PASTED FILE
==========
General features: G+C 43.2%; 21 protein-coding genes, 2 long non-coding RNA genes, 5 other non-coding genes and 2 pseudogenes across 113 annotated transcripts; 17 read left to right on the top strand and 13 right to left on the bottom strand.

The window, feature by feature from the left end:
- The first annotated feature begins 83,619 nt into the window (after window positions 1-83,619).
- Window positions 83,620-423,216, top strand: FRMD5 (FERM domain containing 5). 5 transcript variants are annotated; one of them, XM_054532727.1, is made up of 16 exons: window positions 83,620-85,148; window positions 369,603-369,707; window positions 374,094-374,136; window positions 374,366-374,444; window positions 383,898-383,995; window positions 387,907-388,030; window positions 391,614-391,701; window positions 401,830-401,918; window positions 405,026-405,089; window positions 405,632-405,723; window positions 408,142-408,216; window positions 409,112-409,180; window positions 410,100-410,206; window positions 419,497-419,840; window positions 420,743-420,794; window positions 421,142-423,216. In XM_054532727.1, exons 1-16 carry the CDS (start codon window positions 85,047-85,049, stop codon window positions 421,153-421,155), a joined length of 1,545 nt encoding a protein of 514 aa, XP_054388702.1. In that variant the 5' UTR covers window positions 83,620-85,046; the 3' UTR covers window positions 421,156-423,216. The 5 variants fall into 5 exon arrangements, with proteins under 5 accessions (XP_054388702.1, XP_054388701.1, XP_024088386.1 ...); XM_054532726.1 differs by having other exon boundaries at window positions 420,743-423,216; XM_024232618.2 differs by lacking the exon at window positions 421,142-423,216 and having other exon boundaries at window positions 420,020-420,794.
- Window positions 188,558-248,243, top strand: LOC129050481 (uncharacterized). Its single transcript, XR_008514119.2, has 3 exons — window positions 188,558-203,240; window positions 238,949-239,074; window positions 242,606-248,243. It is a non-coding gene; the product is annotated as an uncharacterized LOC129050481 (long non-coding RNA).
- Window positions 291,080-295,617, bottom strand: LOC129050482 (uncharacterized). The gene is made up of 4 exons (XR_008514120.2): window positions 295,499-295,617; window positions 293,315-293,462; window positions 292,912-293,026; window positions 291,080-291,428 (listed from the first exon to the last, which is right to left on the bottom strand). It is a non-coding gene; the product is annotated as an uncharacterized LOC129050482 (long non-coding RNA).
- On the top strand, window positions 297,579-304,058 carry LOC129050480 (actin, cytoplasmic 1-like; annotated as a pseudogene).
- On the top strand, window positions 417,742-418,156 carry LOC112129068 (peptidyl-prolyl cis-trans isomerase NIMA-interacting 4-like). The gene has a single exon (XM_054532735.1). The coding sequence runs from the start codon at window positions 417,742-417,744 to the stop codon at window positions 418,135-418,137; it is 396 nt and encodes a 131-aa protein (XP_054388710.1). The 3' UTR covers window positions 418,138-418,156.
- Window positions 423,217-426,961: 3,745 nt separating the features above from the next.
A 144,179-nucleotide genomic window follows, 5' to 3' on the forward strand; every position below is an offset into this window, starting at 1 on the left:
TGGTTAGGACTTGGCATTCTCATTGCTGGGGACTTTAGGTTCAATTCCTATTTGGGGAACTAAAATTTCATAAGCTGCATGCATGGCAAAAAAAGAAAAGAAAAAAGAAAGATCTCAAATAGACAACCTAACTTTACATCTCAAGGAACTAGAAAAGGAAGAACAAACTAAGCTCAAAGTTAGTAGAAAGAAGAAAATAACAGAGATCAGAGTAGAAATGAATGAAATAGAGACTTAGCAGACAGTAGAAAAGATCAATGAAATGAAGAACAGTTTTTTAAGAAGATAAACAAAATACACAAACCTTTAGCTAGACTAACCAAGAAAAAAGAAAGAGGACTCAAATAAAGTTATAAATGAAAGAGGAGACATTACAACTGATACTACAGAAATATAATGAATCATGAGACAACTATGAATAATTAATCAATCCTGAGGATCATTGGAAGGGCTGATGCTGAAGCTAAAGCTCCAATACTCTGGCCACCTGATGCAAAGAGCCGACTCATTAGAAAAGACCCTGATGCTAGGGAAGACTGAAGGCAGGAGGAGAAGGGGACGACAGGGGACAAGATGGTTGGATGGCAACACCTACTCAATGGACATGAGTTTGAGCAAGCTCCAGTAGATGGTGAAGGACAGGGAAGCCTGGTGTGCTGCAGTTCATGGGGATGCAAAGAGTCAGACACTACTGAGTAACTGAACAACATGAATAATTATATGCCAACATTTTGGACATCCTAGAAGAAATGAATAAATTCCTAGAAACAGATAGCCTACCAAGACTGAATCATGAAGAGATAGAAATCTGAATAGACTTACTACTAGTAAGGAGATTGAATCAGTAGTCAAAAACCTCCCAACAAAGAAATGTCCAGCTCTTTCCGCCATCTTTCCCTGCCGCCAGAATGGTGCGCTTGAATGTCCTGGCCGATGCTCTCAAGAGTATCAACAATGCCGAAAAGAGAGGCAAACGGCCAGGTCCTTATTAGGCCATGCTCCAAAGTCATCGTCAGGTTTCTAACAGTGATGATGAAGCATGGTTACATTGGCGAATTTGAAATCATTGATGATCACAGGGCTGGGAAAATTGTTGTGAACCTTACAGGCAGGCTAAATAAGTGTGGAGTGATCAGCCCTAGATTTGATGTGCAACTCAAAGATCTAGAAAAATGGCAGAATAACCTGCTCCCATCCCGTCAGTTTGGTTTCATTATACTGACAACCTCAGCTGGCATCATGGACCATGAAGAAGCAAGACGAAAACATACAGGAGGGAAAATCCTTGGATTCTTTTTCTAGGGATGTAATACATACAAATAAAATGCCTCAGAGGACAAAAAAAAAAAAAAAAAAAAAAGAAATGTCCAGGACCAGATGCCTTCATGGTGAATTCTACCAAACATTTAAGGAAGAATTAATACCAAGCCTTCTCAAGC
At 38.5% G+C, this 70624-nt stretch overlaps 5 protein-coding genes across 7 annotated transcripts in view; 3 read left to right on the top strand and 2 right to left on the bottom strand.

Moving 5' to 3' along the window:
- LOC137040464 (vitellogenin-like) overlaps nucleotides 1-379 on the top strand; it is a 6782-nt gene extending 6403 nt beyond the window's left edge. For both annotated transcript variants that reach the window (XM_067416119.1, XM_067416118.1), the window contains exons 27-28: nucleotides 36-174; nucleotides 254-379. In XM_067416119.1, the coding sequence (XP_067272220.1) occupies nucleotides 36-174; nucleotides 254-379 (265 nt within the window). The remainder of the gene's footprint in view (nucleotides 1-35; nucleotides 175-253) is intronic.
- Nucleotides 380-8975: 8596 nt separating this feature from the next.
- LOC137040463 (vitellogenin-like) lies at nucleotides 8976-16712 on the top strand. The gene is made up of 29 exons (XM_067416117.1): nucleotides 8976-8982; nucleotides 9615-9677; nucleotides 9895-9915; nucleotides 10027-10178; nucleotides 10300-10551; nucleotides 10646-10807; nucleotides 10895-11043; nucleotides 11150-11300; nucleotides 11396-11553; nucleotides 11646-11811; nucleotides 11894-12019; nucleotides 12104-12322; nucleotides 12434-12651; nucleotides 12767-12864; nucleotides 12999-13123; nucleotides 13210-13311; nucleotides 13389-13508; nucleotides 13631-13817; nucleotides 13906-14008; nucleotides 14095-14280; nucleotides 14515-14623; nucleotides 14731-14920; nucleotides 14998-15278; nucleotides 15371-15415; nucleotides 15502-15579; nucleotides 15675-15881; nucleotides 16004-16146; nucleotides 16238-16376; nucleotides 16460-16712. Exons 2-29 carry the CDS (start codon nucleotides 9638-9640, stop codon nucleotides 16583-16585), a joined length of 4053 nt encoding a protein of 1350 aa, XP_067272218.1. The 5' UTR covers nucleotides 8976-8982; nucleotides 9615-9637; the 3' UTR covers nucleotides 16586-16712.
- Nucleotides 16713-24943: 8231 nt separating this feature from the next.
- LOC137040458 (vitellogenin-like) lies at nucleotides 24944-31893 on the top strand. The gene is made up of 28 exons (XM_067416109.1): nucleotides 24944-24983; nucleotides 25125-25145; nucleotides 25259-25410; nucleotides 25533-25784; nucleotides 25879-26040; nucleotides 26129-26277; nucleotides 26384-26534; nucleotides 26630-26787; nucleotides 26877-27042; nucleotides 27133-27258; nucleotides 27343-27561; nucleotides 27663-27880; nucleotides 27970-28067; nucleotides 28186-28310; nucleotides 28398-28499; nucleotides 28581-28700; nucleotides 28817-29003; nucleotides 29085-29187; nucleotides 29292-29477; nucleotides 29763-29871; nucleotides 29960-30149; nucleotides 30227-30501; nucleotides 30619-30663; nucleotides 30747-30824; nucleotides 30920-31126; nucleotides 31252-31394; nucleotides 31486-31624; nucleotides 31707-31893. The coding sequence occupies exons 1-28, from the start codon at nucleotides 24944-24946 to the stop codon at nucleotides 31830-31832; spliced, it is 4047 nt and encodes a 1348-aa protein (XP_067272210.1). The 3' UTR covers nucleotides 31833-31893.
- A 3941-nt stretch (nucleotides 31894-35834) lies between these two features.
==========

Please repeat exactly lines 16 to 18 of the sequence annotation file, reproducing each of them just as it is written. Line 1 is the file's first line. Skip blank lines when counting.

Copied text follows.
- LOC137040463 (vitellogenin-like) lies at nucleotides 8976-16712 on the top strand. The gene is made up of 29 exons (XM_067416117.1): nucleotides 8976-8982; nucleotides 9615-9677; nucleotides 9895-9915; nucleotides 10027-10178; nucleotides 10300-10551; nucleotides 10646-10807; nucleotides 10895-11043; nucleotides 11150-11300; nucleotides 11396-11553; nucleotides 11646-11811; nucleotides 11894-12019; nucleotides 12104-12322; nucleotides 12434-12651; nucleotides 12767-12864; nucleotides 12999-13123; nucleotides 13210-13311; nucleotides 13389-13508; nucleotides 13631-13817; nucleotides 13906-14008; nucleotides 14095-14280; nucleotides 14515-14623; nucleotides 14731-14920; nucleotides 14998-15278; nucleotides 15371-15415; nucleotides 15502-15579; nucleotides 15675-15881; nucleotides 16004-16146; nucleotides 16238-16376; nucleotides 16460-16712. Exons 2-29 carry the CDS (start codon nucleotides 9638-9640, stop codon nucleotides 16583-16585), a joined length of 4053 nt encoding a protein of 1350 aa, XP_067272218.1. The 5' UTR covers nucleotides 8976-8982; nucleotides 9615-9637; the 3' UTR covers nucleotides 16586-16712.
- Nucleotides 16713-24943: 8231 nt separating this feature from the next.
- LOC137040458 (vitellogenin-like) lies at nucleotides 24944-31893 on the top strand. The gene is made up of 28 exons (XM_067416109.1): nucleotides 24944-24983; nucleotides 25125-25145; nucleotides 25259-25410; nucleotides 25533-25784; nucleotides 25879-26040; nucleotides 26129-26277; nucleotides 26384-26534; nucleotides 26630-26787; nucleotides 26877-27042; nucleotides 27133-27258; nucleotides 27343-27561; nucleotides 27663-27880; nucleotides 27970-28067; nucleotides 28186-28310; nucleotides 28398-28499; nucleotides 28581-28700; nucleotides 28817-29003; nucleotides 29085-29187; nucleotides 29292-29477; nucleotides 29763-29871; nucleotides 29960-30149; nucleotides 30227-30501; nucleotides 30619-30663; nucleotides 30747-30824; nucleotides 30920-31126; nucleotides 31252-31394; nucleotides 31486-31624; nucleotides 31707-31893. The coding sequence occupies exons 1-28, from the start codon at nucleotides 24944-24946 to the stop codon at nucleotides 31830-31832; spliced, it is 4047 nt and encodes a 1348-aa protein (XP_067272210.1). The 3' UTR covers nucleotides 31833-31893.